As many institutions continue to struggle with rising costs and increasing complexity of their technology environment, the notion of Shared Services as a solution to these problems needs to be more closely examined. But, what exactly is “Shared Services”? Depending on your perspective, it can mean a lot of different things to a lot of different people - a bit like the old "six blind men and the elephant" parable from the Hindu Rigveda.
Breaking things down into the categories of People, Process, and Technology, here is a start at an explanation.
Ideally, a shared service model would result in staff and employees from the various participants sharing duties in support of each other. For example, a common payroll department that all participants use or a centralized data analytics department that produces forecasts and strategic reports for each member, with corresponding staff reductions at the individual member institutions.
A perfect shared service model would have all participants following the same basic processes for administrative and academic work. Workflows would be similar, if not identical. For example, paying a vendor or creating a new employee in the ERP would follow the same basic steps at each member institution.
Each member would agree on a common set of standards and software to be deployed, possibly at a central host institution that would provide data center and technology infrastructure support (whether on-premise or outsourced by the central host). Each member would draw on the resources provided centrally, and under the best of circumstances agree upon a single non-customized instance of ERP and other software.
Models for Shared Service Deployment - A Few Samples
One School Serves as Host - let’s imagine that an institution didn’t see the trends in virtualization coming and overbuilt a data center, and now find themselves with enormous excess capacity and unused costly resources to support it. One solution is that the institution could serve as a hosting site for other institutions that want to house their servers and storage with the institution. The hosting service would be provided at greatly reduced cost versus a single institution’s on-premise deployment or commercial hosting providers.
An interesting aspect of the “one school / host” model is sharing of a common ERP, such as Banner or Peoplesoft, or an open-source collaborative development.
The model becomes significantly more complicated when considering sharing of ERP and providing a single instance for institutions - for example, a multi-tenant/single instance model. Many schools desire customizations which can quickly erode the benefits of collaboration. Also, departing from a vendor based solution for a custom written collaborative solution, while attractive in freeing one from license fees, introduces new issues of continuing support and currency as for-profit vendors continue to expand their offerings. Worse yet, some collaborative software development models provide “shared software”, but require individual members to find their own hosting (on premise at their own institutions, or hosted with a cloud provider).
One School Provides a Service Center - Like the One School / Host model, this option requires a deep commitment from member institutions to use one school as their administrative service provider. This can range from a few shared functions (hiring processes, payroll) to an overarching administrative common service that includes all typical administrative functions (finance, HR).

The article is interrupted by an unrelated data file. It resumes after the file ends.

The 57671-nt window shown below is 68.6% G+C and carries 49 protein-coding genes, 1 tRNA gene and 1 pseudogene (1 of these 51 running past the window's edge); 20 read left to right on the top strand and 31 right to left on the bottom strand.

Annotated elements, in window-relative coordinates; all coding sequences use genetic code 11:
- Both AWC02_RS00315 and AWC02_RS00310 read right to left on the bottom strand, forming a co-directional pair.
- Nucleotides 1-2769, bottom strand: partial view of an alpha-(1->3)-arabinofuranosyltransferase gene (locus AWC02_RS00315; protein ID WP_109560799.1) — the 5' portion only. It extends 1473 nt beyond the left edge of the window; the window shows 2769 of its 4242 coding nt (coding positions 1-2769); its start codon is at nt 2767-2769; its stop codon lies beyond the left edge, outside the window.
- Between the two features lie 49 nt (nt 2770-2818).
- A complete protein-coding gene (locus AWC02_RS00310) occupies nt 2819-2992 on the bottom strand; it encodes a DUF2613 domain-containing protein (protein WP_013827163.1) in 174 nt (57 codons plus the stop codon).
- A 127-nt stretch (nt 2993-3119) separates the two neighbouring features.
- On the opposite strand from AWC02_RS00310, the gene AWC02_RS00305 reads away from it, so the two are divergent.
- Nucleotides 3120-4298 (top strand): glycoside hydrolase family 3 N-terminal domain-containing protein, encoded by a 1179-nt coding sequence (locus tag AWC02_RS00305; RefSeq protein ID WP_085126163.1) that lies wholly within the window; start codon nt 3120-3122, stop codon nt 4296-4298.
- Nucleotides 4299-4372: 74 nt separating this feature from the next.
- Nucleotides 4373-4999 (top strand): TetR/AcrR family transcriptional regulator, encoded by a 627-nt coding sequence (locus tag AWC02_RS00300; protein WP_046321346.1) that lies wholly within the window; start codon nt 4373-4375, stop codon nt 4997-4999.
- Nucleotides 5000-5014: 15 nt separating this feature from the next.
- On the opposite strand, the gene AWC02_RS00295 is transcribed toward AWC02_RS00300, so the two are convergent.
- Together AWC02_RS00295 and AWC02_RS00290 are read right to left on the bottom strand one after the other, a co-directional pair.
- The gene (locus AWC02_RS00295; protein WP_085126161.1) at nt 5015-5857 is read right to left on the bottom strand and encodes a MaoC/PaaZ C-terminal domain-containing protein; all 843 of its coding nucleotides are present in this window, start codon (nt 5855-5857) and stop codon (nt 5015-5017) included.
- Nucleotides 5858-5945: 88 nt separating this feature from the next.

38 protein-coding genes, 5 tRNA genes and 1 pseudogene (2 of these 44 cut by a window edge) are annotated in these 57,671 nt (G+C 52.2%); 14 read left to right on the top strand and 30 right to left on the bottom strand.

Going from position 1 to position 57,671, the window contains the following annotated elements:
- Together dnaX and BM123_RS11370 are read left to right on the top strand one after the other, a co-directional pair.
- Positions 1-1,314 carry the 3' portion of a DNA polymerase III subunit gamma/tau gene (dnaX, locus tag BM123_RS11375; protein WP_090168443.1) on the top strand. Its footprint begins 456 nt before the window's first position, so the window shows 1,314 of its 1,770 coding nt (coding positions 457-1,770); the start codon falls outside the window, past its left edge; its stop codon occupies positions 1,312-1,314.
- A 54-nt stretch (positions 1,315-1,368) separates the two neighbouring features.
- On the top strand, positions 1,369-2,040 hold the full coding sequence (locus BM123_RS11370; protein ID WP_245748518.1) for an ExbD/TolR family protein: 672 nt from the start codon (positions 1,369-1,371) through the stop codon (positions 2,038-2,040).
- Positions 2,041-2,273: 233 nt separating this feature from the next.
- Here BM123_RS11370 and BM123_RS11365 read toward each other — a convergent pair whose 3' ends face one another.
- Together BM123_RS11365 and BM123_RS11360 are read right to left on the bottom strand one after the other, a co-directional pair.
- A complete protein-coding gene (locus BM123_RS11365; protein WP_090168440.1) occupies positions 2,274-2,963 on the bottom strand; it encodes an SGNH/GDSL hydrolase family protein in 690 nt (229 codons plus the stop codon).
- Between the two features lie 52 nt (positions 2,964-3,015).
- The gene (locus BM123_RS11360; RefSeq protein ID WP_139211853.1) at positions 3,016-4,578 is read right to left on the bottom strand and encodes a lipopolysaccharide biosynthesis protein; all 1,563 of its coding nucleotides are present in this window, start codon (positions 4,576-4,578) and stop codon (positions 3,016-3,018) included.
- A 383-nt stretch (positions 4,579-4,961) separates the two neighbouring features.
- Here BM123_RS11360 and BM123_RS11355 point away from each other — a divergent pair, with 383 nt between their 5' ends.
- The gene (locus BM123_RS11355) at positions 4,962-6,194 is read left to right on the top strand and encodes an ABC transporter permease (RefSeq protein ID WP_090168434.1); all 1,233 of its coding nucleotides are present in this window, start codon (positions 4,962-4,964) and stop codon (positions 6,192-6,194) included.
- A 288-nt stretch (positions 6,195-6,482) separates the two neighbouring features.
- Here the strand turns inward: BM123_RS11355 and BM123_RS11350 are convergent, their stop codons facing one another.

Although this model can provide the greatest savings to the institutions, it requires a firm and lasting commitment from the members to not deviate from or abandon the effort. It also implies a significant reduction of staff in the administrative departments at the participating institutions, which is not often a popular notion especially when it may directly affect the office of the CFO!
Collaboration Around a Single Function - imagine a situation where all the potential members of a collaboration essentially need the same kind of data reports for compliance, forecasting, and strategic management. This model would provide a collaborative effort, including shared staff and technical resources, to produce the desired reports, analytical tools, and interpretative services to the membership.
While this is perhaps the easiest model to start with, institutions will struggle with handing off the responsibility for institutional reporting and effectiveness to a group effort. Sometimes in fear of losing competitive advantage vs. the other members, sometimes because their needs and priorities are so different from each other.
Although my example uses institutional data reporting as a model, it can be extrapolated to other “single functions” that institutions may wish to share, and with the same concerns and complexities. Ultimately, the minimal cost savings may not be worth the effort.
With Shared Services, it is “think big, or go home”.
While there is a tremendous need and great potential for shared services in higher education, it will take a strong external impetus for schools to abandon their closely held desires for “uniqueness”, which extends to aspects of their operation that are not part of their competitive advantage. However, it is my firm belief that those schools that will survive and thrive in the next decade will be the ones who figure out how to form effective collaborations to minimize costs of common operations while at the same time growing their competitive advantage around academic programs and other offerings that make them unique and marketable to their target audience. The last thing schools need who are focusing on the latter is to take on additional costs that could be minimized by adopting new thinking about administrative shared services.
For further information or assistance in exploring your institution's shared services options, please contact me!